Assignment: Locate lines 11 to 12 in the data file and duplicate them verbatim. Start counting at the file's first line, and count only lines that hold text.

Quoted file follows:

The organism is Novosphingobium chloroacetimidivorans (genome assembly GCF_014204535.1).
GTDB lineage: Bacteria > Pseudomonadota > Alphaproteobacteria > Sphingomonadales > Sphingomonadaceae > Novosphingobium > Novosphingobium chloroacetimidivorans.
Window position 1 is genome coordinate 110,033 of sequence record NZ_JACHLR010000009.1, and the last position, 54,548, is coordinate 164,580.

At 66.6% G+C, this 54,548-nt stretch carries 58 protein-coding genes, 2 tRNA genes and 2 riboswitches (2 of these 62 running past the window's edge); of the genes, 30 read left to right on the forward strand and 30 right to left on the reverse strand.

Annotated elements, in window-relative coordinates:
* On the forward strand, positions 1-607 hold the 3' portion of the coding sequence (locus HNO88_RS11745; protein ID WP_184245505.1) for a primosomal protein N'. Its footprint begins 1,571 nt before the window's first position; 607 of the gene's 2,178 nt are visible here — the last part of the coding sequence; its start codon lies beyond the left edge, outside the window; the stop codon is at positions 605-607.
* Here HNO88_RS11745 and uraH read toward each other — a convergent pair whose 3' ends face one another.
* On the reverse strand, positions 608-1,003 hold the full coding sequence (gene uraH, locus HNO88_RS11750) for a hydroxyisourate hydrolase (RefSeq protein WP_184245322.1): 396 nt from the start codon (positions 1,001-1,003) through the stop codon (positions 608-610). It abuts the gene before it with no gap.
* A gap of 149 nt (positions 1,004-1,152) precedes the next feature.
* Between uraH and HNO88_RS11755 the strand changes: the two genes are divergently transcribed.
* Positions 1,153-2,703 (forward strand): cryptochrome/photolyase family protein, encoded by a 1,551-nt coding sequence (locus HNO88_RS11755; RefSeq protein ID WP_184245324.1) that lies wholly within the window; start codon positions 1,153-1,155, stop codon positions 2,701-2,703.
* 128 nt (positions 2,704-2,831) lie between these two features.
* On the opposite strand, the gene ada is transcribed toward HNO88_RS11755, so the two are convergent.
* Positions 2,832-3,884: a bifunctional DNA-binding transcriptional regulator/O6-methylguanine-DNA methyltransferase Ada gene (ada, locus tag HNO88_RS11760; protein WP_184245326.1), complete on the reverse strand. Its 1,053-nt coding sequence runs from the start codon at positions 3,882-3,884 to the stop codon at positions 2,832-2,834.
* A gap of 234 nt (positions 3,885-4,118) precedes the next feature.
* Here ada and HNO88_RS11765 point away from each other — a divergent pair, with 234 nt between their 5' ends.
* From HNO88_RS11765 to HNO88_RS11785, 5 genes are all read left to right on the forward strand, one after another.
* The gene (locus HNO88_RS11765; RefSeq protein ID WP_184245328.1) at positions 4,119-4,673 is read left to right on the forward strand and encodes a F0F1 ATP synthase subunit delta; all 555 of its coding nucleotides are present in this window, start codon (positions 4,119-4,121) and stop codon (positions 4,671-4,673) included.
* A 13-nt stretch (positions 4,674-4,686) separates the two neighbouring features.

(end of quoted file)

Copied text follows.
* Positions 1,153-2,703 (forward strand): cryptochrome/photolyase family protein, encoded by a 1,551-nt coding sequence (locus HNO88_RS11755; RefSeq protein ID WP_184245324.1) that lies wholly within the window; start codon positions 1,153-1,155, stop codon positions 2,701-2,703.
* 128 nt (positions 2,704-2,831) lie between these two features.